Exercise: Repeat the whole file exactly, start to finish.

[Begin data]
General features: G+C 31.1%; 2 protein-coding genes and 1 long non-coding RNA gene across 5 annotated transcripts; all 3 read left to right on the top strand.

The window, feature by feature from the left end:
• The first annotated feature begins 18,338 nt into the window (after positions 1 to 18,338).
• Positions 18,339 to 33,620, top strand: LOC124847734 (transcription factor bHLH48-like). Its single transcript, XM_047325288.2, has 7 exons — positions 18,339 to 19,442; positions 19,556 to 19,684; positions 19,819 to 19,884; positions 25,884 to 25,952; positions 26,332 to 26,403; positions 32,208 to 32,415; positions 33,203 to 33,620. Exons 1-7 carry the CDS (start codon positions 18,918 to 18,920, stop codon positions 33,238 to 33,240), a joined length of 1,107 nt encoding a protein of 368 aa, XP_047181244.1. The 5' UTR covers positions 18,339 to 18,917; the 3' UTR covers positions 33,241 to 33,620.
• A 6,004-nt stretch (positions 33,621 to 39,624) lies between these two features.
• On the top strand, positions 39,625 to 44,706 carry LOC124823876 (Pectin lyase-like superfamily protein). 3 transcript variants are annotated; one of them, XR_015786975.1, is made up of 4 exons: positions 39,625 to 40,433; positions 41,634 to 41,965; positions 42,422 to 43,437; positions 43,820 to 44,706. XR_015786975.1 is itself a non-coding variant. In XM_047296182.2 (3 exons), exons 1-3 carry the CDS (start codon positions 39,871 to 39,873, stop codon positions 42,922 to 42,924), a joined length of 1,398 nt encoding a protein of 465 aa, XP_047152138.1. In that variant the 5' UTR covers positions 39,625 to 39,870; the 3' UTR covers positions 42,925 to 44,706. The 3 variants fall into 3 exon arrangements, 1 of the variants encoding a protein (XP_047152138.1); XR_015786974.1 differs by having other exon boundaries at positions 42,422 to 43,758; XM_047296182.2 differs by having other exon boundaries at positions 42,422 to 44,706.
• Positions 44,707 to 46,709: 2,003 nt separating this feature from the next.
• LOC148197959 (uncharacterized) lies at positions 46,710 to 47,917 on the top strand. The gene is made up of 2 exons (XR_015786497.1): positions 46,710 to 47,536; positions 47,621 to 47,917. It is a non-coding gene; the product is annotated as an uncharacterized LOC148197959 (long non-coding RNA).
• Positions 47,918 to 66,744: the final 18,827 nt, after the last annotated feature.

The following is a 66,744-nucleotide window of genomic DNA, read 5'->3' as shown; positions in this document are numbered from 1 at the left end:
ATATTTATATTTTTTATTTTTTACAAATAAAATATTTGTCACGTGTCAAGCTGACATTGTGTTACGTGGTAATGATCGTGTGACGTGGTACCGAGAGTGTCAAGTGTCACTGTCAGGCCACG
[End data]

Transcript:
General features: G+C 31.1%; 2 protein-coding genes and 1 long non-coding RNA gene across 5 annotated transcripts; all 3 read left to right on the top strand.

The window, feature by feature from the left end:
• The first annotated feature begins 18,338 nt into the window (after positions 1 to 18,338).
• Positions 18,339 to 33,620, top strand: LOC124847734 (transcription factor bHLH48-like). Its single transcript, XM_047325288.2, has 7 exons — positions 18,339 to 19,442; positions 19,556 to 19,684; positions 19,819 to 19,884; positions 25,884 to 25,952; positions 26,332 to 26,403; positions 32,208 to 32,415; positions 33,203 to 33,620. Exons 1-7 carry the CDS (start codon positions 18,918 to 18,920, stop codon positions 33,238 to 33,240), a joined length of 1,107 nt encoding a protein of 368 aa, XP_047181244.1. The 5' UTR covers positions 18,339 to 18,917; the 3' UTR covers positions 33,241 to 33,620.
• A 6,004-nt stretch (positions 33,621 to 39,624) lies between these two features.
• On the top strand, positions 39,625 to 44,706 carry LOC124823876 (Pectin lyase-like superfamily protein). 3 transcript variants are annotated; one of them, XR_015786975.1, is made up of 4 exons: positions 39,625 to 40,433; positions 41,634 to 41,965; positions 42,422 to 43,437; positions 43,820 to 44,706. XR_015786975.1 is itself a non-coding variant. In XM_047296182.2 (3 exons), exons 1-3 carry the CDS (start codon positions 39,871 to 39,873, stop codon positions 42,922 to 42,924), a joined length of 1,398 nt encoding a protein of 465 aa, XP_047152138.1. In that variant the 5' UTR covers positions 39,625 to 39,870; the 3' UTR covers positions 42,925 to 44,706. The 3 variants fall into 3 exon arrangements, 1 of the variants encoding a protein (XP_047152138.1); XR_015786974.1 differs by having other exon boundaries at positions 42,422 to 43,758; XM_047296182.2 differs by having other exon boundaries at positions 42,422 to 44,706.
• Positions 44,707 to 46,709: 2,003 nt separating this feature from the next.
• LOC148197959 (uncharacterized) lies at positions 46,710 to 47,917 on the top strand. The gene is made up of 2 exons (XR_015786497.1): positions 46,710 to 47,536; positions 47,621 to 47,917. It is a non-coding gene; the product is annotated as an uncharacterized LOC148197959 (long non-coding RNA).
• Positions 47,918 to 66,744: the final 18,827 nt, after the last annotated feature.

The following is a 66,744-nucleotide window of genomic DNA, read 5'->3' as shown; positions in this document are numbered from 1 at the left end:
ATATTTATATTTTTTATTTTTTACAAATAAAATATTTGTCACGTGTCAAGCTGACATTGTGTTACGTGGTAATGATCGTGTGACGTGGTACCGAGAGTGTCAAGTGTCACTGTCAGGCCACG